Acta Neuropathologica

, Volume 110, Issue 1, pp 69–76 | Cite as

Pediatric embryonal tumor of the cerebellum with rhabdoid cells and novel intracytoplasmic inclusions: distinction from atypical teratoid/rhabdoid tumor

  • Atsushi Sasaki
  • Hideyuki Kurihara
  • Shogo Ishiuchi
  • Junko Hirato
  • Nobuhito Saito
  • Yoichi Nakazato
Case Report

Abstract

We report a case of embryonal tumor with novel inclusion bodies occurring in the cerebellum of a 12-year-old girl. The tumor was histopathologically composed of small undifferentiated cells intermingled with a small number of rhabdoid cells, which had an ultrastructural feature of intermediate filament whorls. Immunohistochemically, the neoplasm showed a polyphenotype, including glial fibrillary acidic protein (GFAP), S-100, synaptophysin, chromogranin A, cytokeratin, vimentin, smooth muscle actin, and desmin. However, epithelial membrane antigen (EMA) immunoreactivity was absent. The MIB-1 labeling index was high (25.6%). Ultrastructurally, there was no evidence of neuronal or myogenic differentiation. The small neoplastic cells contained numerous small intracytoplasmic inclusions stained pink by eosin and red by Masson’s trichrome stain. The inclusion body was a densely packed, granulovesicular structure at the electron microscopic level, and was immunoreactive for vimentin, GFAP, desmin, and actin. Reverse transcription-PCR and immunohistochemistry showed the expression of INI1 at the RNA and protein levels, respectively. In conclusion, this tumor was differentiated from atypical teratoid/rhabdoid tumor by the absence of EMA and the presence of INI1 mRNA and protein, and diagnosed as an unclassified, embryonal tumor. Eosinophilic, granulovesicular inclusions of the tumor cells are novel cytoplasmic inclusions in the brain tumor.

Keywords

Atypical teratoid/rhabdoid tumor Immunohistochemistry INI1 Rhabdoid cells Inclusion body 

Notes

Acknowledgements

The authors thank Machiko Yokota and Kohji Isoda for technical support. This work was supported in part by a Grant-in-Aid for Scientific Research (B) (no. 15300113) from the Japanese Ministry of Education, Culture, Sports, Science, and Technology (to Y.N.).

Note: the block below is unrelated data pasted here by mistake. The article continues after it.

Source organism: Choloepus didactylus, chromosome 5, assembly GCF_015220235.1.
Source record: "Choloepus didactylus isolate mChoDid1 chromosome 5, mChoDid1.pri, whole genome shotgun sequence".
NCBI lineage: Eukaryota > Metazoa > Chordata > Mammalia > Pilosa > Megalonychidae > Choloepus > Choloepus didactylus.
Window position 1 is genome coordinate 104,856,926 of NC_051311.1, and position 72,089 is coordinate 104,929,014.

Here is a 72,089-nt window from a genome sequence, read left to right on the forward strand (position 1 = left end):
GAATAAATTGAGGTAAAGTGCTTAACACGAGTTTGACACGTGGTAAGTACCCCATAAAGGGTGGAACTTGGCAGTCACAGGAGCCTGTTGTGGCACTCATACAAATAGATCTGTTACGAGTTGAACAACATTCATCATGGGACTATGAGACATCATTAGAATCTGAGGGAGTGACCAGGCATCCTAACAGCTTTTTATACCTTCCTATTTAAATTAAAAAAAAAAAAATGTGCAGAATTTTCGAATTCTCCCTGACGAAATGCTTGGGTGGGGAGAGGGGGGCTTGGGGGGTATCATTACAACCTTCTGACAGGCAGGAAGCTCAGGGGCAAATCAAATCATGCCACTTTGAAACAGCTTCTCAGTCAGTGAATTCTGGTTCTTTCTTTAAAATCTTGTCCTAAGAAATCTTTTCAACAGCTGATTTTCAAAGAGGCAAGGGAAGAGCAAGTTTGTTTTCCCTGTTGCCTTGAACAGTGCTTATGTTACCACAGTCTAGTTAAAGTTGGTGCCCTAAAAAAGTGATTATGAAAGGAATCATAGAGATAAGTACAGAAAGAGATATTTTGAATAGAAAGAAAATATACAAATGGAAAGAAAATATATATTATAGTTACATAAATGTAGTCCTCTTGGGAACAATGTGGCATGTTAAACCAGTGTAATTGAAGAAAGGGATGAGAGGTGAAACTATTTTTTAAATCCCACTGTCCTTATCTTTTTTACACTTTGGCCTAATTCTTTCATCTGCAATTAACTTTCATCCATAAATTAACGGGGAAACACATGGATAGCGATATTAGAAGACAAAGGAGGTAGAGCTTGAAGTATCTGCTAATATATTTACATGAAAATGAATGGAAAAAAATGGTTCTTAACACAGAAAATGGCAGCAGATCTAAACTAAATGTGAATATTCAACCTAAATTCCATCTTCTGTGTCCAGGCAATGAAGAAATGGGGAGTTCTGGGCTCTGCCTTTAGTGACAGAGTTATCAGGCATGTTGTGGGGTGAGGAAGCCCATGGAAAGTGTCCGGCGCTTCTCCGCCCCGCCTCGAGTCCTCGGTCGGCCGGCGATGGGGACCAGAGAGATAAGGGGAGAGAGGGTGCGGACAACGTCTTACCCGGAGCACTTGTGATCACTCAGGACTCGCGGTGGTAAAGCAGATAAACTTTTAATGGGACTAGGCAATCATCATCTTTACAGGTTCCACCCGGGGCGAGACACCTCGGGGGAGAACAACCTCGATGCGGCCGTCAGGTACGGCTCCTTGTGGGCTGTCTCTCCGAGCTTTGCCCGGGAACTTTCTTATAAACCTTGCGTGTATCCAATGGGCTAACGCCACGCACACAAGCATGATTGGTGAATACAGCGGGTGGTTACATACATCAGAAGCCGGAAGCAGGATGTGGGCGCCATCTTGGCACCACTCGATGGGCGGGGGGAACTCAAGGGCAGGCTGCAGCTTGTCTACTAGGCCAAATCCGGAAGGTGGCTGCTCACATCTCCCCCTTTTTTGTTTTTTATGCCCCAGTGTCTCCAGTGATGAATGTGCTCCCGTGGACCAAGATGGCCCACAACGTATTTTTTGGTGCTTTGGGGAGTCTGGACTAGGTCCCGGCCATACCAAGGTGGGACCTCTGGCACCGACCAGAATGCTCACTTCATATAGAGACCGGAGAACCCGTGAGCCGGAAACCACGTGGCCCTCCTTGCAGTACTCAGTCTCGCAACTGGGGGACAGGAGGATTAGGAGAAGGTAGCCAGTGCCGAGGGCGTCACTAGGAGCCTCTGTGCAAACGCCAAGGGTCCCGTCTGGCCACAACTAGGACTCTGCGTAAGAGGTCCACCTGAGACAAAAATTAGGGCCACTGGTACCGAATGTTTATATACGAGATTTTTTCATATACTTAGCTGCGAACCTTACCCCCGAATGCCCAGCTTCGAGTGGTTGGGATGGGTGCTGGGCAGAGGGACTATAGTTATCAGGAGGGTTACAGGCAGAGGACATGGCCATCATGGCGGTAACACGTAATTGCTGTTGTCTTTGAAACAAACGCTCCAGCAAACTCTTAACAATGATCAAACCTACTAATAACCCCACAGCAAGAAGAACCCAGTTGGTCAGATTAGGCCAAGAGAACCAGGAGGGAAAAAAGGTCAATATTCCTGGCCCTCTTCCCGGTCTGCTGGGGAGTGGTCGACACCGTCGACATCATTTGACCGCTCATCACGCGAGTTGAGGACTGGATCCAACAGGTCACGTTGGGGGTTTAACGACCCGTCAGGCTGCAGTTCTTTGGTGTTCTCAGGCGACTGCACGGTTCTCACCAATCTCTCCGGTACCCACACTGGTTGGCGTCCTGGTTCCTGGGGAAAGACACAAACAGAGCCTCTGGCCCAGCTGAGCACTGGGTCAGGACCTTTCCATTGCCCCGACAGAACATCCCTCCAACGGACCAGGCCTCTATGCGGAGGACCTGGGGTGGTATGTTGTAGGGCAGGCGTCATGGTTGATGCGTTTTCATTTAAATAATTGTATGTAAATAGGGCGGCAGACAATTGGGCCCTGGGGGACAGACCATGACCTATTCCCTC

References

  1. 1.
    Bhattacharjee M, Hicks J, Langford L, Dauser R, Strother D, Chintagumpala M, Horowitz M, Cooley L, Vogel H (1997) Central nervous system atypical teratoid/rhabdoid tumors of infancy and childhood. Ultrastruct Pathol 21:369–378PubMedGoogle Scholar
  2. 2.
    Biegel JA, Zhou J-Y, Rorke LB, Stenstrom C, Wainwright LM, Fogelgren B (1999) Germ-line and acquired mutations of INI1 in atypical teratoid and rhabdoid tumors. Cancer Res 59:74–79PubMedGoogle Scholar
  3. 3.
    Biggs PJ, Powers JM (1984) Neuroblastic medulloblastoma with abundant cytoplasmic actin filaments. Arch Pathol Lab Med 108:326–329PubMedGoogle Scholar
  4. 4.
    Bruch LA, Hill DA, Cai DX, Levy BK, Dehner LP, Perry A (2001) A role for fluorescence in situ hybridization detection of chromosome 22q dosage in distinguishing atypical teratoid/rhabdoid tumors from medulloblastoma/central primitive neuroectodermal tumors. Hum Pathol 32:156–162CrossRefPubMedGoogle Scholar
  5. 5.
    Burger P, Yu I-T, Tihan T, Friedman HS, Strother DR, Kepner JL, Duffner PK, Kun LE, Perlman EJ (1998) Atypical teratoid/rhabdoid tumor of the central nervous system: a highly malignant tumor of infancy and childhood frequently mistaken for medulloblastoma: a Pediatric Oncology Group study. Am J Surg Pathol 22:1083–1092CrossRefPubMedGoogle Scholar
  6. 6.
    Dekker A, Krause JR (1973) Hyaline globules in human neoplasms. A report of three autopsy cases. Arch Pathol 95:178–181PubMedGoogle Scholar
  7. 7.
    Ho DM, Hsu CY, Wong TT, Ting LT, Chiang H (2000) Atypical teratoid/rhabdoid tumor of the central nervous system: a comparative study with primitive neuroectodermal tumor/medulloblastoma. Acta Neuropathol 99:482–488CrossRefPubMedGoogle Scholar
  8. 8.